Bird Attractant and Deterrent 2023 Report

Project Description and Incentive


All code and design files located on OSF repository

The Bird Attractant and Deterrent device (BAD) aims to guide birds away from cities as they migrate south for the winter. Building collisions are the second leading cause of bird death, resulting in the death of over a billion birds a year. The BAD uses different sounds to attempt to, in a sense, shepherd birds away from potential hazards in the migratory path. By outputting sounds at a frequency at which birds commonly communicate, the birds may become annoyed and move to a different area to get away from the noise. A similar effect is planned to be created using predatory sounds. The BAD was created for researchers in the forestry department of Michigan Technological University. The researchers will use the BAD over the summer of 2023 to determine if the sounds output by the device have any effect on the migration of the birds. If there is a proven effect, the theory behind BAD may be incorporated into major cities and potentially save millions of birds annually.

Goals and Progress

Mechanical Assembly

In the V2 version the method of installation has now changed. Since the box is being set in a typical environment mounted to poles with wall outlet a different power system is opted out which is discussed more in the electrical section.

Since wall power is being used a power cable now leaves the box into a duplex that is mounted into the box. A pg connector is used to ensure that no water enters the box. To note. A pg connector was also used for the output of the speakers. The speaker cable also has a waterproof DTP connector so the speakers can be disconnected and changed with ease. Most of everything is mounted onto the box by drilling holes for m4 screws and epoxied over to ensure waterproofing. On the back of the box general pole mounting hardware is installed to equip it to a pole. The Speakers are mounted on the sides.

Inside with the duplex can be found the amp, the pi and interface module consisting of the screen and the keypad. The pi is held down using velcro tape and sat beneath the interface module. The amp and interface module both have 3d printed parts which can be found in the files section. The interface module has both the screen and keypad which are both attached with m4 screws. The 3d print is then attached to the box with more mounting screws. The amp mount is at and angle so ensure that people can still interact with the amp without having to deal with weird angles. This is also helped with the addition of stand offs to ensure that. There is a file with the amp stand, the standoffs and both of them combined.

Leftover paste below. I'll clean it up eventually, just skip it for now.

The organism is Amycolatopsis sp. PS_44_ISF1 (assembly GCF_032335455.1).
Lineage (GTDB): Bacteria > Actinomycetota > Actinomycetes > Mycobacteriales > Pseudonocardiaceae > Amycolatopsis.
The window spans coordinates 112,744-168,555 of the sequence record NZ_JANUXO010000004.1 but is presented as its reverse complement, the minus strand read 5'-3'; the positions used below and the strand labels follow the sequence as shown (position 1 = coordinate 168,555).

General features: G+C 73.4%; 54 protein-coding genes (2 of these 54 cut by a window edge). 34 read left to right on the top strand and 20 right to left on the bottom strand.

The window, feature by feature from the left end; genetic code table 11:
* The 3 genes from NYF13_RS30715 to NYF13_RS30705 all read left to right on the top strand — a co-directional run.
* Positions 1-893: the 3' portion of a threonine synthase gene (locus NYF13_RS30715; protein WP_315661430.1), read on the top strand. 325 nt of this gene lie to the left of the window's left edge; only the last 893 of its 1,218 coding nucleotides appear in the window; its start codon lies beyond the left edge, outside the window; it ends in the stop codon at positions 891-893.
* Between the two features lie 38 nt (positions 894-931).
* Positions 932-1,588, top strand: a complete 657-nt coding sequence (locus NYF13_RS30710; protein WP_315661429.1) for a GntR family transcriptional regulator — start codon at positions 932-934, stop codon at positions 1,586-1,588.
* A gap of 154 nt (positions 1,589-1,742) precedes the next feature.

Electrical Assembly

The primary change to V2 is the power delivery. The sponsors mentioned they would be installing several units in a city, and a grid connected model would be ideal. This has several advantages, mainly complexity and weight. Removing the battery and solar controller enabled us to shrink the design to a much smaller footprint. This allowed us to design this model specifically for pole mounting scenarios, and everything is integrated into one enclosure. Power delivery is handled by 120VAC into the enclosure into a duplex outlet, where all the other peripherals are connected. Power consumption is still low, however with grid connectivity this is no longer the chief concern. PG connectors are utilized as bulkheads through the enclosure for both speaker cables and the power cable.

Outside of power delivery differences, considerable improvements were made to the controller and the amplifier. These changes can easily be retroactively implemented into V1 and in all practicality is a superior solution. The controller was changed from the ATmega2560 to the Raspberry Pi Model 3B+. This new controller has orders of magnitude more processing power, other advantages such as native audio output, a clock module, internet connectivity, usb connectivity, a display output, and runs Linux natively. Since the design of V1, prices came down considerably for Rasberry Pis enabling the use of this hardware for V2. The interface, for V1 was a rotary encoder, in practice it was unreliable, imprecise, and it was difficult to input values with it. The decision was made to transition to a 12 button keypad. The keypad could be used for up/dn rght/lft and enter navigation, as well as numeric entry using the keys. This proved to be an enormous improvement and enabled much more complicated interactions with the machine. The display was upgraded from a 16×2 LCD to a 20×4 LCD facilitating these complex menu interactions, and allowing more information to be displayed and read form the machine.